Elsewhere, the project provides support for “necessary expenses” under the Israel Arab Scholarship Program, which funds Israeli Arabs who attend higher education institutions in the United States. The bus also includes $ 5 million to support the refugee settlement in Israel.
Palestinian authorities will receive $ 250 million in economic aid over five years, assuming they remain committed to peaceful coexistence with Israel, take measures against terrorism in their territories and work for peace in the Middle East.
Other important beneficiaries include Sudan, which weeks after being removed from the State’s List of Terrorism Sponsors received $ 700 million in funds, although with stipulations that the country works for democracy, improves its human rights situation and that any new funded projects must be approved by parliamentary committees.
Ukraine, Nepal, Burma, Cambodia and Pakistan are all among those queuing to receive hundreds of millions of American aid. In each of them, the money is destined to promote democratic values and human rights, and to link national governments to American foreign policy.
The $ 453 million set aside for Ukraine is to support the country in its ongoing war against Russian-backed separatists in the east of the country. Military support represents $ 275 million of the total, including “lethal assistance” – that is, American weapons. The funding excludes the Azov Battalion, a powerful far-right paramilitary group in Ukraine that became influential after the 2014 revolution.
Nepal will receive $ 130 million to support its development and democracy efforts. Caught between India and China, Nepal has significant strategic value and is an important target for Beijing’s economic and diplomatic influence.
Another $ 6 million is set aside to protect “Tibetan culture and language development” among Tibetan refugee communities in Nepal and India. This issue remains a source of tension between the United States and China, which sought to destroy Tibetan culture and separatist sentiment.
The bill also rejects the Chinese invasion of Hong Kong, providing $ 3 million for “democracy and freedom on the Internet” and to provide “legal and other support for democracy activists” in the territory.
Burma’s $ 135 million will help “promote ethnic and religious tolerance” and mitigate ethnic cleansing against the Muslim minority group Rohingya there. The money will help “sustain ceasefire agreements and new prospects for reconciliation and peace,” says the project.
Pakistan will receive $ 15 million “for democracy programs” and at least $ 10 million for “gender programs”, something that has generated scorn among critics of international aid. Senator Lindsey Graham specifically defended this measure, telling Fox News on Tuesday: “If you are a young woman in Pakistan, life is very difficult.”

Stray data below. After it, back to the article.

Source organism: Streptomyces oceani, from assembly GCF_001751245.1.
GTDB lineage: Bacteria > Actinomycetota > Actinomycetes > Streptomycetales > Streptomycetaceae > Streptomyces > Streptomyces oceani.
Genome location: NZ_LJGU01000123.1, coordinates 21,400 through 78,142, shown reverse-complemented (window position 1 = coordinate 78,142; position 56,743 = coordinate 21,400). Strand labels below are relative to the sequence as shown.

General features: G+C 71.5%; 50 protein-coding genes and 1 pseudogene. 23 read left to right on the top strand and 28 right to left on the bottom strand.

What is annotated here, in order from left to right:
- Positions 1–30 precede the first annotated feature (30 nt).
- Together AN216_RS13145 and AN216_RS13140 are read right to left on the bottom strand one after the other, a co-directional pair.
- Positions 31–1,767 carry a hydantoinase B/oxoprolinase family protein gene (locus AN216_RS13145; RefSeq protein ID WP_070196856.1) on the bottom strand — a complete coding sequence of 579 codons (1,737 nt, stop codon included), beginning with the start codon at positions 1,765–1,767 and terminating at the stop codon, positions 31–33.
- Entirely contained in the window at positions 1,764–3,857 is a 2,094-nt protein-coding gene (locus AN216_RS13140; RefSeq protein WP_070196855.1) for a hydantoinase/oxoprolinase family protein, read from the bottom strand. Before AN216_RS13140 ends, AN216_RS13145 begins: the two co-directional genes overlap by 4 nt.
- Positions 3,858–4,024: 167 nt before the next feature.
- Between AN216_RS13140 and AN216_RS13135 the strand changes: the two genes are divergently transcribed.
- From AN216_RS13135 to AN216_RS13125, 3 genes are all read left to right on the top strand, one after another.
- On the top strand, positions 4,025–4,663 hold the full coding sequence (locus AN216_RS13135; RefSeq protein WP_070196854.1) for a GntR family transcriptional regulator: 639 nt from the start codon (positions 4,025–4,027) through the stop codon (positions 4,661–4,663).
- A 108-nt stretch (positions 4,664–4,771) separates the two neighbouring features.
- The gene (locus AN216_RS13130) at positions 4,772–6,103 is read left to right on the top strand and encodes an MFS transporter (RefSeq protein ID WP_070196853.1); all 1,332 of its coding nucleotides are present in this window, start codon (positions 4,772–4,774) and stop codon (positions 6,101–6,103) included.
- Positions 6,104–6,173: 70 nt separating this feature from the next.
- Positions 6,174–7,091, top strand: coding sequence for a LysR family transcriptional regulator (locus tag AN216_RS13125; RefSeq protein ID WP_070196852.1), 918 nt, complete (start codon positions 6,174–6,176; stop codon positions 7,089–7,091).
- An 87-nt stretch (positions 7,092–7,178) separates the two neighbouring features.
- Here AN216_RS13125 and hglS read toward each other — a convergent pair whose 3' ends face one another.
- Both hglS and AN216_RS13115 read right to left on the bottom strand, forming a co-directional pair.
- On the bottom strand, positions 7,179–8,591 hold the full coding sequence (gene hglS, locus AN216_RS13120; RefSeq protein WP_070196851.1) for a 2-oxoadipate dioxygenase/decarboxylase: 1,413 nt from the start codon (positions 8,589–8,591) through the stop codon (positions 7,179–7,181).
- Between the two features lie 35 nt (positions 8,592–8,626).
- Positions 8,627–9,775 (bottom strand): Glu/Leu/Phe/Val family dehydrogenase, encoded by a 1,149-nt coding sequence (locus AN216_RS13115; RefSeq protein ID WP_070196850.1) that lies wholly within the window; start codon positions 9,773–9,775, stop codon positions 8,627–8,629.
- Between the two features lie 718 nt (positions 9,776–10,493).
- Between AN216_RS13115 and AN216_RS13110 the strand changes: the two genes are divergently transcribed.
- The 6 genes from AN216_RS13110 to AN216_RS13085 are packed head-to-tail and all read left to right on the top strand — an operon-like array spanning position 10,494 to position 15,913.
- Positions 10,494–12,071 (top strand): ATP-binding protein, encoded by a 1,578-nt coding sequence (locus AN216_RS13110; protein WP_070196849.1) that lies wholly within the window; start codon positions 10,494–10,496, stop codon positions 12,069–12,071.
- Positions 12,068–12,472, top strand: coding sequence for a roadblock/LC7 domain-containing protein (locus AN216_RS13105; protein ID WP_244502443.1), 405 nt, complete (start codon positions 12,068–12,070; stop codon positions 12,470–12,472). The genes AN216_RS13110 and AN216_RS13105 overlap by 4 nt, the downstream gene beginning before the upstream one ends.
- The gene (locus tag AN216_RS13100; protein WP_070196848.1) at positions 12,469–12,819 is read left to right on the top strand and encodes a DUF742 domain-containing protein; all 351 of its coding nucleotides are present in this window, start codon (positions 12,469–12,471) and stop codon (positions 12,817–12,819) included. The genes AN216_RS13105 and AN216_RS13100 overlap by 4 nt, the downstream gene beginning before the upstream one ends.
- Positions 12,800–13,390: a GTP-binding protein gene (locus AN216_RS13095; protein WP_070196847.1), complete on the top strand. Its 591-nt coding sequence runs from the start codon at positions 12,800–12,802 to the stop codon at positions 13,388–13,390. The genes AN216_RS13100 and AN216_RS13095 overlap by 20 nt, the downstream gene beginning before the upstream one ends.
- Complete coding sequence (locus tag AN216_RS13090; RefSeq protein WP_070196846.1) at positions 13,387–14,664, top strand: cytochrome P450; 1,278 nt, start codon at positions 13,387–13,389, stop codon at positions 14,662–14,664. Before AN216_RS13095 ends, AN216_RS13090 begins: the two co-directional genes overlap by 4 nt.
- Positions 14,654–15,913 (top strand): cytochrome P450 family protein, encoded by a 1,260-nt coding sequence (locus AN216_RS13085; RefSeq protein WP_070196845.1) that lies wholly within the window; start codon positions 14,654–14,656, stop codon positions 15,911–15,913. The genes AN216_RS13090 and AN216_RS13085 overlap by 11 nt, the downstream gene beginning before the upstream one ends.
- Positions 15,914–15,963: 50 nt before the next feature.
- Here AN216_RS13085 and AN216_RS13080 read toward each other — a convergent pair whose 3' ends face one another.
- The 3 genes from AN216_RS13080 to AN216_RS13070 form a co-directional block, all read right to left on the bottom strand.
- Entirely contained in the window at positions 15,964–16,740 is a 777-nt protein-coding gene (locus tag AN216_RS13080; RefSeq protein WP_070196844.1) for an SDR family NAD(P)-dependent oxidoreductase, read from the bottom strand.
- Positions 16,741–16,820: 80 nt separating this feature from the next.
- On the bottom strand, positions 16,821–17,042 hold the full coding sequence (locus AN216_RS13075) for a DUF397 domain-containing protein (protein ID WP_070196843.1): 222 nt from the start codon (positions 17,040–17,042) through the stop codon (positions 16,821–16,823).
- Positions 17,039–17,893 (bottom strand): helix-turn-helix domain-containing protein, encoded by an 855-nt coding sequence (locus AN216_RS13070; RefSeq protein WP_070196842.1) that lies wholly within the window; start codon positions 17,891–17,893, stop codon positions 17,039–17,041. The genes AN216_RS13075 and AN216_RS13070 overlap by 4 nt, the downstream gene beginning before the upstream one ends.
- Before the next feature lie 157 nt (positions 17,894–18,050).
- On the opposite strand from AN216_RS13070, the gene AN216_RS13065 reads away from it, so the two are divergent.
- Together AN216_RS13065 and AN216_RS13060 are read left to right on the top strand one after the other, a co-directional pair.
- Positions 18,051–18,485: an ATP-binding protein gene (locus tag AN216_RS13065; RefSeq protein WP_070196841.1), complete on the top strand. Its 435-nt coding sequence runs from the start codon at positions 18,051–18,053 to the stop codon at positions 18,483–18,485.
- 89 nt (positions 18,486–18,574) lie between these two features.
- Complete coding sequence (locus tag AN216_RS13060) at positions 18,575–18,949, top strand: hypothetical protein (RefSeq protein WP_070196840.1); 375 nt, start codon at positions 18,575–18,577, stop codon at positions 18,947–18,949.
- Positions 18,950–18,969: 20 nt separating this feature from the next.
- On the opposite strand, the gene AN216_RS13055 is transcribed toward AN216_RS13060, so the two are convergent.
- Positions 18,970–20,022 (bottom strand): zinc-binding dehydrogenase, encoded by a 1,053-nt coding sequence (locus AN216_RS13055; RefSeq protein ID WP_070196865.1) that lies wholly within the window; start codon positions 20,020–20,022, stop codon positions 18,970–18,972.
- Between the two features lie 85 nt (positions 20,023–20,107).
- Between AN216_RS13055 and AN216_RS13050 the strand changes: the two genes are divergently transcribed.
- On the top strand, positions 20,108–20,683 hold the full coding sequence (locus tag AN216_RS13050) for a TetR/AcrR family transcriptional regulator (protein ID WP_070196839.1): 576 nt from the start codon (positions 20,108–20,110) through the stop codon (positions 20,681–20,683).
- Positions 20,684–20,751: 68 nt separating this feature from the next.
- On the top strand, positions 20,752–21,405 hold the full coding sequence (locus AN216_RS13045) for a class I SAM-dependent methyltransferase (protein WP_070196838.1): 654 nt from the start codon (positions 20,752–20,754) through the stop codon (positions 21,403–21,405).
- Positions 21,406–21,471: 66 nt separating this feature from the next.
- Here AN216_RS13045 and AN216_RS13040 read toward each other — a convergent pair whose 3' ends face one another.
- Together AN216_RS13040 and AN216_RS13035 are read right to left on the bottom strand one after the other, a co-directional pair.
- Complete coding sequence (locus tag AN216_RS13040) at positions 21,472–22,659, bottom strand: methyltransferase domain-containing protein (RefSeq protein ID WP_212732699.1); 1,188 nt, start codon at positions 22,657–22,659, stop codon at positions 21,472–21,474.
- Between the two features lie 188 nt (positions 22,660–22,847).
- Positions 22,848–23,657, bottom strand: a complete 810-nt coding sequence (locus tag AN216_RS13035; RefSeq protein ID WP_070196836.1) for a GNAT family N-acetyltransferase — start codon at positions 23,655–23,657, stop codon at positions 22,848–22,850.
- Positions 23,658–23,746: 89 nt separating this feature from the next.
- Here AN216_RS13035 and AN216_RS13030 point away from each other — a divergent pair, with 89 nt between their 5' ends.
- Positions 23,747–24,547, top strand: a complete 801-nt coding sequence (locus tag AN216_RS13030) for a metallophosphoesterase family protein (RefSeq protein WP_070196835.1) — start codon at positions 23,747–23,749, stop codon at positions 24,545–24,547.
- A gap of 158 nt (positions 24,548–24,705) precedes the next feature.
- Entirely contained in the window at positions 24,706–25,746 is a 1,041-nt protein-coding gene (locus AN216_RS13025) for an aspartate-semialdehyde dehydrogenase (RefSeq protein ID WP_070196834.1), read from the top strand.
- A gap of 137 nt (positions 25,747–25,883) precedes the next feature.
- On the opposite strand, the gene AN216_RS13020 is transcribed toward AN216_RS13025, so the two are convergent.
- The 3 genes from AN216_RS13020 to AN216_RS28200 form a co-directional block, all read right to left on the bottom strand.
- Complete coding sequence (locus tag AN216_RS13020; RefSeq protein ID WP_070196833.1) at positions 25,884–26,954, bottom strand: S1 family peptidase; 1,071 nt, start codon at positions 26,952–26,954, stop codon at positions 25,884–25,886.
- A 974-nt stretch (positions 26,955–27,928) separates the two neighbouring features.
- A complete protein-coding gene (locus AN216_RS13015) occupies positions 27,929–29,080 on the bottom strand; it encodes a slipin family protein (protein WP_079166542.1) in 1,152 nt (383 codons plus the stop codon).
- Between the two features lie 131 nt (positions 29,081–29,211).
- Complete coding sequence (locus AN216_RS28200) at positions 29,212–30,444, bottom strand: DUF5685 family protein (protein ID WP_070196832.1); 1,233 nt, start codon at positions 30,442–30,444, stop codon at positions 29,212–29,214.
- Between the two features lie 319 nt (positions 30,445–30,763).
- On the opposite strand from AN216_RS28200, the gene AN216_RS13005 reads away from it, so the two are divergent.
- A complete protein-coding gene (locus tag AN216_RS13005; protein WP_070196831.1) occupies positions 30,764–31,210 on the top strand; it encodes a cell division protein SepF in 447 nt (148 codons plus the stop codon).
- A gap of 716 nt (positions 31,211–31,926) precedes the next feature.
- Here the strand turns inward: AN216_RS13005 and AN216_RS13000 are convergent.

Pakistan is among the countries where the bill will support the “recruitment, training and retention of women in the judiciary, police and other security forces, and in training judicial and security personnel in these countries to prevent and address violence. gender, human trafficking and other practices that disproportionately harm women and girls. “
Meanwhile, Cambodia will receive $ 85 million on the assumption that it repels the expansion of Chinese influence and claims in the South China Sea and supports international sanctions on North Korea. The money will not be released unless government forces “cease violence and harassment against civil society and political opposition”.
Another $ 506 million will go to Belize, Costa Rica, El Salvador, Guatemala, Honduras, Nicaragua and Panama as part of the Central American Regional Security Initiative.
This project aims to improve security in these countries, which are fighting drug and gang-related violence. This turmoil is a key factor in the migration from Central America to the United States, a fundamental Trump complaint and fundamental to modern American nationalism.
Other programs at risk if foreign aid is cut off include the “transnational threat of poaching and wildlife trafficking”, for which the project distributes $ 101 million. Support for “internet freedom in closed societies” will receive $ 2.5 million in funding.